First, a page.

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Nebraska tries to stop Ducks' Freeman

LINCOLN, Neb. — Nebraska certainly took note when Oregon's Royce Freeman got his season rolling last weekend with more than 200 yards rushing.

"Just one missed assignment or one missed tackle and he's hitting his head on the goalpost," Huskers linebacker Michael Rose-Ivey said.

The No. 22 Ducks (2-0) visit Memorial Stadium on Saturday to face the Huskers (2-0), the biggest nonconference game of the season for both teams.

After 87 yards rushing with two touchdowns in Oregon's opener, a 53-28 victory over lower-tier UC Davis, Freeman collected 207 yards on 21 carries and two scores against the Cavaliers last Saturday at Autzen Stadium. The Ducks won 44-26.

The highlight was an 85-yard touchdown run, a career best.

"I don't feel I have to prove myself to anybody," Freeman said afterward. "But against UC Davis last week, I fell short of my standards."

It was the second time that Freeman broke the 200-yard mark in his career. It was his 18th career game with 100-plus yards, and the 10th time he's gone over 100 in his last 11.

The effort moved him into third on Oregon's career rushing list with 3,495 yards, passing Derek Loville's 3,296 set from 1986-89. He needs 129 more to move into second.

Freeman epitomizes the speed in Oregon's hyperdrive offense, which he says looks like its hitting a stride.

"We've definitely found our rhythm. There were a lot of times out there where Virginia wasn't even set and we were snapping the ball," Freeman said. "That always works to our benefit. If we can go faster from here on out, that'd be great."

The 230-pound power back ran for 1,836 yards as a sophomore last season to break LaMichael James' season record at Oregon. If he can duplicate the effort, he would break James' career mark (5,082).

Freeman, who hails from Imperial, California, burst on the scene as a true freshman, rushing for 1,365 yards — a Pac-12 true freshman record — and 18 touchdowns. He also caught a touchdown pass. As a result, he was named the league's freshman of the year on offense.

Now a junior, Freeman is getting some Heisman buzz along with plenty of speculation he may bolt early for the NFL.

"It's pretty amazing," Freeman said about making his way to the top of Oregon's record lists. "It's a good feeling knowing the previous backs that came before me and all the hard work they put in at this university. Knowing of those guys and actually talking to some of them personally, to have the ability to pass them makes me feel good."

Just as Nebraska will be Freeman's biggest test, Freeman and the Ducks will be the Huskers' biggest challenge of the season. The defense was sound in the first two games of the season against overmatched Fresno State and Wyoming. The Huskers rank in the top 25 nationally in scoring defense (13.5 points per game) and against the run (81 yards per game), and they are tied for the national lead with seven interceptions.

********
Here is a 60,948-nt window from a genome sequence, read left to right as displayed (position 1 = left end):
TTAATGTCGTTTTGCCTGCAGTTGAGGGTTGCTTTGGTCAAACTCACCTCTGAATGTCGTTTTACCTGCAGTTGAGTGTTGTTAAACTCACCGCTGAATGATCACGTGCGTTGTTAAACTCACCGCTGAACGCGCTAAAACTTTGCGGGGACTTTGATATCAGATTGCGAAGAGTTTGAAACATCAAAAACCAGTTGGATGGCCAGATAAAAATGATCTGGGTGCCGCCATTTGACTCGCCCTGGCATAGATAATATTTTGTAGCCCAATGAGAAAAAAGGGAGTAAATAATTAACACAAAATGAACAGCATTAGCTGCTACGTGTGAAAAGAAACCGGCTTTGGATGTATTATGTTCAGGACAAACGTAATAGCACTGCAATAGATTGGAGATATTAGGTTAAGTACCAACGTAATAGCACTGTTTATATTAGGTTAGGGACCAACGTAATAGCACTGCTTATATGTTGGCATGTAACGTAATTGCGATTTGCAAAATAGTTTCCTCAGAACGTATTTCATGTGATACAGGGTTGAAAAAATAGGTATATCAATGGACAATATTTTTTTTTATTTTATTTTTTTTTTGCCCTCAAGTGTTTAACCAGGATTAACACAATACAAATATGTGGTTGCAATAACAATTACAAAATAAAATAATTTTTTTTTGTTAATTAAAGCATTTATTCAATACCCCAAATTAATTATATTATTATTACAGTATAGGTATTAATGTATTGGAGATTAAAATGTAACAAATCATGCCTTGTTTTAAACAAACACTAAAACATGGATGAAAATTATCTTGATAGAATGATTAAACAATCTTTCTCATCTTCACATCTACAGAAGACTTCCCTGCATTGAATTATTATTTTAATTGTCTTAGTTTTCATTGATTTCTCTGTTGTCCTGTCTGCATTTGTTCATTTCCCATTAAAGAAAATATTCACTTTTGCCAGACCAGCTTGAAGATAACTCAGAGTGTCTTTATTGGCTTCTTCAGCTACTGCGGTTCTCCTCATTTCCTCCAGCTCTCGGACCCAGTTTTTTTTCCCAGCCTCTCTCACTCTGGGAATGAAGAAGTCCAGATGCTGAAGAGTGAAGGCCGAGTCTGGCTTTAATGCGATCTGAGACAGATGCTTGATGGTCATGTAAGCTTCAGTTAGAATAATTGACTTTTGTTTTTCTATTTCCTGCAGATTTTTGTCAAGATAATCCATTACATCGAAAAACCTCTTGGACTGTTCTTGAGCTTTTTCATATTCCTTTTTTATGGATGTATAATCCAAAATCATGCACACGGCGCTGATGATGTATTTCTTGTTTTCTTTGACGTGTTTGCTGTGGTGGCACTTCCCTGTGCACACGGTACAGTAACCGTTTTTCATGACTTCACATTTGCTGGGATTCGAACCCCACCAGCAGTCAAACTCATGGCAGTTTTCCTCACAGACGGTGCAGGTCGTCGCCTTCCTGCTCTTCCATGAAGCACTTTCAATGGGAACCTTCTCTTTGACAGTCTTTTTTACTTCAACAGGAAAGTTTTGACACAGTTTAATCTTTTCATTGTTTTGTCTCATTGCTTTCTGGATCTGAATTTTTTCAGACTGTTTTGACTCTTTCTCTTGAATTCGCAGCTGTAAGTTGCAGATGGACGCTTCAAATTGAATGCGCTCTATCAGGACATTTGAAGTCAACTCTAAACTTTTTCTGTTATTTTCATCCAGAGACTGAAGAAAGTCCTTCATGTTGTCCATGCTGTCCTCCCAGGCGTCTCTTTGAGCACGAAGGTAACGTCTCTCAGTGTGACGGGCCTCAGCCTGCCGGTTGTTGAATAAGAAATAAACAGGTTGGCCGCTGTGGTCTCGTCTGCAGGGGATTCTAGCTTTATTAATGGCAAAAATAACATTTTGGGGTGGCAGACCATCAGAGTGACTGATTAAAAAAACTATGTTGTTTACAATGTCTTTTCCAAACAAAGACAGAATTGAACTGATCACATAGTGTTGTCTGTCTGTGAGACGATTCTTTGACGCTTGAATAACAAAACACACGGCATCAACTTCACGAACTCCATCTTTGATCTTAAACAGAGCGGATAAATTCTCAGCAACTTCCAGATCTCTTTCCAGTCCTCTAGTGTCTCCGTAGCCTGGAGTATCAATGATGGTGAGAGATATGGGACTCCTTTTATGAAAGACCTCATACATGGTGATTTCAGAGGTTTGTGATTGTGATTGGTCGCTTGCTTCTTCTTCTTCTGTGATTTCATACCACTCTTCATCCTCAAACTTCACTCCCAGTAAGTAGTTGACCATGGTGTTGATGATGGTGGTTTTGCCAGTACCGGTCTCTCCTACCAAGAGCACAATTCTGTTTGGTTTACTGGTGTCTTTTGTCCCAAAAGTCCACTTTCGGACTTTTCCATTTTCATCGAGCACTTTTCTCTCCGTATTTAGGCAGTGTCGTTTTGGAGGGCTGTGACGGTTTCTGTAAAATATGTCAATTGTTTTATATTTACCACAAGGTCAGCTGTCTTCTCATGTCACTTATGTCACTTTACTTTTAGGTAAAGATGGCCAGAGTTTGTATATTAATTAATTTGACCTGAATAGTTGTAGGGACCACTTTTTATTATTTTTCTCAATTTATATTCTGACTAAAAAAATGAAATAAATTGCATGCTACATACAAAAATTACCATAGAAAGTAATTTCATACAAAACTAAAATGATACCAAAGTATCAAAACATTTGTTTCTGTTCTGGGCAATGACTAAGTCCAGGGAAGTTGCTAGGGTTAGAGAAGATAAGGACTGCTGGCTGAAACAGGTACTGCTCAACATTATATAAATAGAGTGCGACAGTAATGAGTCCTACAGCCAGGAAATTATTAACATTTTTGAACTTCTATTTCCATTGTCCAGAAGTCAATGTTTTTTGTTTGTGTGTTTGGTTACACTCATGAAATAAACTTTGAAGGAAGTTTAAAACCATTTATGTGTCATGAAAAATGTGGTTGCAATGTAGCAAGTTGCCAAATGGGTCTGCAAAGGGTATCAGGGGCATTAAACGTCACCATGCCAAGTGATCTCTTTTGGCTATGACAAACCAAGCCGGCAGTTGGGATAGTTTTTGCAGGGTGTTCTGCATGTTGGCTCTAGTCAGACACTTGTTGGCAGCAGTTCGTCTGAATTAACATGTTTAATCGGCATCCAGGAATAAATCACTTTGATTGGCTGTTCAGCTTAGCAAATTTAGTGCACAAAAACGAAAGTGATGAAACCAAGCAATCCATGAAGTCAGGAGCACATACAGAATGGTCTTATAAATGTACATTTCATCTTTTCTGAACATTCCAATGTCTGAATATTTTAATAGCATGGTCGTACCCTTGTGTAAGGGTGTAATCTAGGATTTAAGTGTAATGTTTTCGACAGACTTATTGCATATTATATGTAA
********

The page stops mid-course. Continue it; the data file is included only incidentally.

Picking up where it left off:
Oregon's offense is averaging 276 yards on the ground. And Freeman isn't the lone weapon for the Ducks: Olympian Devon Allen is starting at wide receiver, and new quarterback Dakota Prukop has thrown six touchdowns this season, while averaging 301 passing yards a game.

Nebraska coach Mike Riley was coach at Oregon State Freeman's freshman year when he gained 140 yards against the Beavers in a 47-19 Oregon victory in the state's 2014 Civil War rivalry game.

"They want to give them the football," Riley said this week. "And you have to stop him, otherwise that's what you're going to see all the time."

Things to know about the matchup:


Since 2000, Oregon is 6-3 against opponents from the Big Ten and Nebraska is 12-10 against current members of the Pac-12. Oregon is playing Nebraska for the first time since 1986, when the Huskers were in the old Big Eight. The Huskers have won five of six meetings with the Ducks.


The Ducks plan to use silent counts on offense to counter the noise of Nebraska's 350th consecutive sellout crowd.

Prukop, the first-year starter who is a graduate transfer, played before about 20,000 at Montana State, and his first two games at Autzen Stadium in Eugene drew about 54,000. "I've never been in front of 90,000," Prukop said. "I'm sure there'll be a big difference at Nebraska."


Oregon coach Mark Helfrich and Nebraska offensive coordinator Danny Langsdorf have known each other since they were contemporaries as star high school and small college quarterbacks in the Beaver State. Nebraska special teams coach Bruce Read's father, Don Read, was Oregon's head coach from 1974-76.

And both schools have Tom Osbornes. Oregon's Osborne is a longtime assistant, Nebraska's is the College Football Hall of Fame coach and then a congressman.

"We always say 'The Tom Osborne' around here," Helfrich said, adding that Nebraska's Osborne "set a lot of standards" during his 25-year career.

"We know whose stadium we're going into," Helfrich said.

Oregon running back Royce Freeman (21) runs against Virginia during the second half last Saturday in Eugene. CHRIS PIETSCH/EUGENE REGISTER-GUARD